Here’s what experts say about this week’s earthquakes


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Earthquakes in Kansas are not a new phenomenon, but they are becoming more prevalent, especially in the Wichita Area. Prior to Dec. 8 2020 most of the earthquakes felt in Kansas were from wastewater injection in Southern Kansas and Northern Oklahoma wells. 

This week multiple earthquakes have occurred in the Wichita area.

Although the idea of an earthquake is unsettling, William Parcell, WSU’s Geology Department Chair, said that damage is unlikely to occur at the magnitude of earthquakes that Kansas is currently seeing. He stated that with the current magnitude of earthquakes Kansas is feeling, damage is not necessarily happening, however cracks in walls are possible.

“Having [earthquakes] around is concerning, but you’d start to be concerned about actual structural damage… we’d start to see around 4.0 or 5.0,” said Parcell. “We have had earthquakes in the same area going back a hundred years, so this is not necessarily new, It feels new.”

Although we likely will not know the exact cause of Wichita’s earthquakes, Parcell believes that because of the amount of wastewater injected into Southern Kansas and Northern Oklahoma wells, it is likely that this is the cause for the recent earthquakes.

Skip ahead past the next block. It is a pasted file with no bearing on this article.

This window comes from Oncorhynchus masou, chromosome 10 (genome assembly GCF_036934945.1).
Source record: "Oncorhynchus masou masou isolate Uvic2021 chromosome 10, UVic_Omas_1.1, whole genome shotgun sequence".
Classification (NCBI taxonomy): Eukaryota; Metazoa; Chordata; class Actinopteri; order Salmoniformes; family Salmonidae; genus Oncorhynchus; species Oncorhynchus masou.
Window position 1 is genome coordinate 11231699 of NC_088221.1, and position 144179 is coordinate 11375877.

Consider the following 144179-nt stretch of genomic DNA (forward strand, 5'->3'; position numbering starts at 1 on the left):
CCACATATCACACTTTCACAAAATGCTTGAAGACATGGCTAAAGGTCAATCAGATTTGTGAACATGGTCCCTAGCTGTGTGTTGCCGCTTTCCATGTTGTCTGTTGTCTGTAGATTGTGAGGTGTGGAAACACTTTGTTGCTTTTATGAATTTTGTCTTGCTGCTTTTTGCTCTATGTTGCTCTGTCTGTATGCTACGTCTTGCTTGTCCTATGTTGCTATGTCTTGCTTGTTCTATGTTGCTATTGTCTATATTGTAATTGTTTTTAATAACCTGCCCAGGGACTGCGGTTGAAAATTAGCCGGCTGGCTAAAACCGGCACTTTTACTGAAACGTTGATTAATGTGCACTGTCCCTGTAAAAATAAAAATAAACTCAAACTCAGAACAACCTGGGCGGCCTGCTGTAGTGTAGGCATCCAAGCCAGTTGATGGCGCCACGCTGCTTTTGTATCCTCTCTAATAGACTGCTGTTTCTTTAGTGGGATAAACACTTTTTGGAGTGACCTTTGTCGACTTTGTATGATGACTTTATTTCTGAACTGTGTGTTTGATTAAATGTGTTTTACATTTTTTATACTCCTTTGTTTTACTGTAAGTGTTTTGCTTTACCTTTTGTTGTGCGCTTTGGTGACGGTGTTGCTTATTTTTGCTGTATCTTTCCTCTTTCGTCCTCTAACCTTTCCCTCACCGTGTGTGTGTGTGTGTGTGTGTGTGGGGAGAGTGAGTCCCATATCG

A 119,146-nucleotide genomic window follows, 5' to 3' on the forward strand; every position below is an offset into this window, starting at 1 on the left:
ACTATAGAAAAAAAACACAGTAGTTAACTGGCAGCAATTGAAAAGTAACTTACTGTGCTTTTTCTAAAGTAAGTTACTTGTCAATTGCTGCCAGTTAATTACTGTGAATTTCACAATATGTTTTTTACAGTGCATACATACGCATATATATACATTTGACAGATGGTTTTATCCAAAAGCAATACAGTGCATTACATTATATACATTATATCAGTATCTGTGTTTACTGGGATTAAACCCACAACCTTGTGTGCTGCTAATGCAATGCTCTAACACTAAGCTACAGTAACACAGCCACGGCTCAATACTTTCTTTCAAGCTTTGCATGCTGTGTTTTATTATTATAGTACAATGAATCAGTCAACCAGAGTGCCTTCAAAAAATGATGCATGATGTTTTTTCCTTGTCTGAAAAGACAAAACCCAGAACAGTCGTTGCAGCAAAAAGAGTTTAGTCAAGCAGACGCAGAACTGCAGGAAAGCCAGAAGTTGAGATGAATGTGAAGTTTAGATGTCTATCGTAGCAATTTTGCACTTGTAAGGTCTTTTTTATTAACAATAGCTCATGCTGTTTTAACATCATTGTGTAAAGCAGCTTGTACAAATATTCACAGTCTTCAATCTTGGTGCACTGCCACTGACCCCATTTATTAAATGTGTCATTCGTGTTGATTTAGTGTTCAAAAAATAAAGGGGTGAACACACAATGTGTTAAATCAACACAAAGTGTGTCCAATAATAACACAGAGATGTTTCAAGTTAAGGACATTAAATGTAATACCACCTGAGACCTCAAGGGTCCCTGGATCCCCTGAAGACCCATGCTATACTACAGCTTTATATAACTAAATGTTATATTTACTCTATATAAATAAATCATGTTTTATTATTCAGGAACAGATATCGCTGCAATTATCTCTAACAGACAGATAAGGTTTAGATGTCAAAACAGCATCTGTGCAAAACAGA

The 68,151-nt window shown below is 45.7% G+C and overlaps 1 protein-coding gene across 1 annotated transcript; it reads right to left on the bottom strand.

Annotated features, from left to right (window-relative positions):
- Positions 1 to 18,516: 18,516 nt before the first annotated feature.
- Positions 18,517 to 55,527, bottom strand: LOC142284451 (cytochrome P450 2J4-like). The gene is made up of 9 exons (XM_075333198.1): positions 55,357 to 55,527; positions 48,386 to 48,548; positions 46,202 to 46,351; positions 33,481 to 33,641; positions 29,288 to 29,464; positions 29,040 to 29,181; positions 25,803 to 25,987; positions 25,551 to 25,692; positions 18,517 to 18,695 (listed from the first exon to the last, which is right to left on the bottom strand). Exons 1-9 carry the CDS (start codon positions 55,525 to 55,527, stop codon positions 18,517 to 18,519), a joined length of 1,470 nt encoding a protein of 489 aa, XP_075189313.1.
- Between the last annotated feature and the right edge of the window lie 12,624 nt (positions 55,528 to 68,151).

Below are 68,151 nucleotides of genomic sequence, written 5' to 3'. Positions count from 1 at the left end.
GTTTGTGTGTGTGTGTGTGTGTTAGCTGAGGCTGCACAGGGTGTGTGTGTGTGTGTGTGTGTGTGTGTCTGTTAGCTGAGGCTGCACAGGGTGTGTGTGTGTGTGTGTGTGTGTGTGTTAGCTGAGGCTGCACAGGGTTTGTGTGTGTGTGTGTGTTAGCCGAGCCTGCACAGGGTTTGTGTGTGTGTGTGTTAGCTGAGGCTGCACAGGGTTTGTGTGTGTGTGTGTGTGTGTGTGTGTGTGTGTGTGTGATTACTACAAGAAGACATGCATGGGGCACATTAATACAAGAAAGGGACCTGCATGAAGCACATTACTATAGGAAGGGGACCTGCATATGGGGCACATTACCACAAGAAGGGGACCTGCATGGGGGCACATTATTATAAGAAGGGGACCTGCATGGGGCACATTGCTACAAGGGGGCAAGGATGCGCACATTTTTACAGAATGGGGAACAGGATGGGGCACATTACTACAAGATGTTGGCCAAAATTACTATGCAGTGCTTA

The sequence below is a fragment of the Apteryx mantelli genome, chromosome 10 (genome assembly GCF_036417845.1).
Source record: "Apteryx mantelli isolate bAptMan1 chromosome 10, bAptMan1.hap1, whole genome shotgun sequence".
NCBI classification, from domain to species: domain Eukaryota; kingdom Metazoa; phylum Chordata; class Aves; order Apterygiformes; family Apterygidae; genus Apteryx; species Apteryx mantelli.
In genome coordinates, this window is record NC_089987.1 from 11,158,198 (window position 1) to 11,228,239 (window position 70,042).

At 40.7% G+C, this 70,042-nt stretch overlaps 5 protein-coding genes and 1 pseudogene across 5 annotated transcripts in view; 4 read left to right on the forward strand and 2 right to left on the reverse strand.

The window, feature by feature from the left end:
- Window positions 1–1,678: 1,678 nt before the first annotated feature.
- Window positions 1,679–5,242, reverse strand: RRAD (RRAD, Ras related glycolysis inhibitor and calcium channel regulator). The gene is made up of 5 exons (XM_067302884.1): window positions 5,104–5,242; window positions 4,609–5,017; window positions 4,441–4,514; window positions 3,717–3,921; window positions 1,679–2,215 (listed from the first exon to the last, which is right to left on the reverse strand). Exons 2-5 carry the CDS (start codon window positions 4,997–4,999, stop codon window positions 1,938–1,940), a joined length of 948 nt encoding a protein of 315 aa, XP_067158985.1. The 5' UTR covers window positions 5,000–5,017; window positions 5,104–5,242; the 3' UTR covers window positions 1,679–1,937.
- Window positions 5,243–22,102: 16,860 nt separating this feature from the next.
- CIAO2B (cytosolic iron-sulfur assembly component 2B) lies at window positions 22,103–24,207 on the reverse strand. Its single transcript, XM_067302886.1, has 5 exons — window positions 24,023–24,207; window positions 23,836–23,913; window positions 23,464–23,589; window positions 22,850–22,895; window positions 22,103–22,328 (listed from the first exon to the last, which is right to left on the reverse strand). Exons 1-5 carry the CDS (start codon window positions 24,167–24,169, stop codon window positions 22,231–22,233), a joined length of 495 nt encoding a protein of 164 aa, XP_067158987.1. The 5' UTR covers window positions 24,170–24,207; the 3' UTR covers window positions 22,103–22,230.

“What we do know is that from Wichita going North East towards Kansas City and up into Iowa, there is a large buried fault system throughout there,” Parcell said. 

Parcell said that over time, the water injected into these wells has spread underground and is now disrupting faults that run close to Sedgwick County. 

“There were studies in the past couple of years that showed that those injection wells down in Northern Oklahoma and Southern Kansas, that the water they injected didn’t stay put, it started to move out along these deep layers underground,” Parcell said. “As it moves out, it changes the pressure in other places, and it is possible that it may be connected.”

For students interested in learning more about earthquakes and geology, Parcell recommends any of the introductory level geology classes offered by the department, and for those interested in looking at how many earthquakes occur on a daily basis the Kansas Geological Survey and USGS each have maps detailing where and when earthquakes occur, and the magnitude and depth of these earthquakes.